You’ll wonder why on earth you should even care about this!
Well, if you are planning to join in on today’s celebration of unions and relationships around the world, there is one relationship out there that could potentially ruin yours. One that diminishes what love values, like communication and empathy. One that we – men, women, herpes positives or herpes negatives – are equally responsible to divorce:
Herpes – the virus, and the single narrative that currently frames it.
Frankly speaking, it currently puts us in a lose lose situation. Herpes positives suffer from feeling wrongfully defined by a virus, which doesn’t encourage them to discuss their health status before getting intimate, which then puts herpes negatives at risk of catching it and also experiencing the rodeo of emotions previously described. This dirty little affair between herpes and stigma is not keeping anyone safe, nor it is making anyone feel good. So the question is, how do we end it? The answer is surprisingly simple: an alliance. We all need to ally because unless everyone changes their perception of genital herpes, genital herpes’ perception won’t ever truly change.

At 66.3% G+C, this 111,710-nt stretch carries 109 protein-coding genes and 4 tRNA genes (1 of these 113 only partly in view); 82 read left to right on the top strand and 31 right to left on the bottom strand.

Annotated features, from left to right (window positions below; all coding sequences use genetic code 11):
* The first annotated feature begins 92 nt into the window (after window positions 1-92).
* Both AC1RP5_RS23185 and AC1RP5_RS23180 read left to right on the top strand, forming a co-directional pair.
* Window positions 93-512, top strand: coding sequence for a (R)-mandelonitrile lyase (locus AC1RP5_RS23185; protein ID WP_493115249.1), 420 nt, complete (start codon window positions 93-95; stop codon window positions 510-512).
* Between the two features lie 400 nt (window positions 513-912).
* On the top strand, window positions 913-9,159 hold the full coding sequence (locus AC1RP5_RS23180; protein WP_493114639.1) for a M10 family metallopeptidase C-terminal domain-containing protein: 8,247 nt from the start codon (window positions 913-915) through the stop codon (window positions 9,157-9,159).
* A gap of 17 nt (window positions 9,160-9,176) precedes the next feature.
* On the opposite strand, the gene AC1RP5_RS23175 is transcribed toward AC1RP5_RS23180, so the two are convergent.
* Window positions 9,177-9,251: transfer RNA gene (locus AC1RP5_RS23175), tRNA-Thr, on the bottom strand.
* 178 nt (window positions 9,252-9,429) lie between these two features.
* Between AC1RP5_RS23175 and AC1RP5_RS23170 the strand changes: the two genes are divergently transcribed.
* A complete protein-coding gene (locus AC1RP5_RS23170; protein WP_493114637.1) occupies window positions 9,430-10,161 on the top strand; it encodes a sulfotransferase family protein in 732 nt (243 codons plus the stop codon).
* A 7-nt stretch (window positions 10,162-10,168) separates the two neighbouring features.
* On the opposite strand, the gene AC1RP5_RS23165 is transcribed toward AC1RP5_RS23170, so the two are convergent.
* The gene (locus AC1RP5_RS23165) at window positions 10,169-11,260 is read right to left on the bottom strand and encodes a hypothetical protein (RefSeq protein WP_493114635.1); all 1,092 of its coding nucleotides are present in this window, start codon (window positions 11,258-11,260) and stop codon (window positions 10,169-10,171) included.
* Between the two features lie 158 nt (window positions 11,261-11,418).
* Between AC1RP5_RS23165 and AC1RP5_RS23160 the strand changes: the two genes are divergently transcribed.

Let’s swap silence with conversation. Let’s stop judging and start listening. Let’s supplement the single narrative with the many herpes positives are eager to share. Let’s talk about herpes as the skin condition we nonchalantly call cold sore when it happens on the mouth, rather than rebranding it through withering and loose terms like infection or disease when it happens on genitals.
That is not to say that genital herpes isn’t something we should be careful about. I’d recommend being careful about any virus – from genital herpes, to HIV, to rhinovirus. However, perpetuating the belief that genital herpes is anything to be ashamed of only sets us up for failure to slow down its spread. Or the spread of any STI for that matter. In a world where the majority of us starts having sex before we know a lot about it and where unlike other things in life, more sex experience doesn’t translate into more knowledge about sex, leaving judgements at the door and openly talking about STIs could help preventing 1 in 2 of us to catch an STI in the first place.
So here’s to thoughtful lovers. Where medicine can’t do much about genital herpes, you can do something about it. Dropping stigma and making your partners feel comfortable to disclose they carry genital herpes is not just a kindness to them. It’s a responsibility to yourself.
*Picture by Alex Contell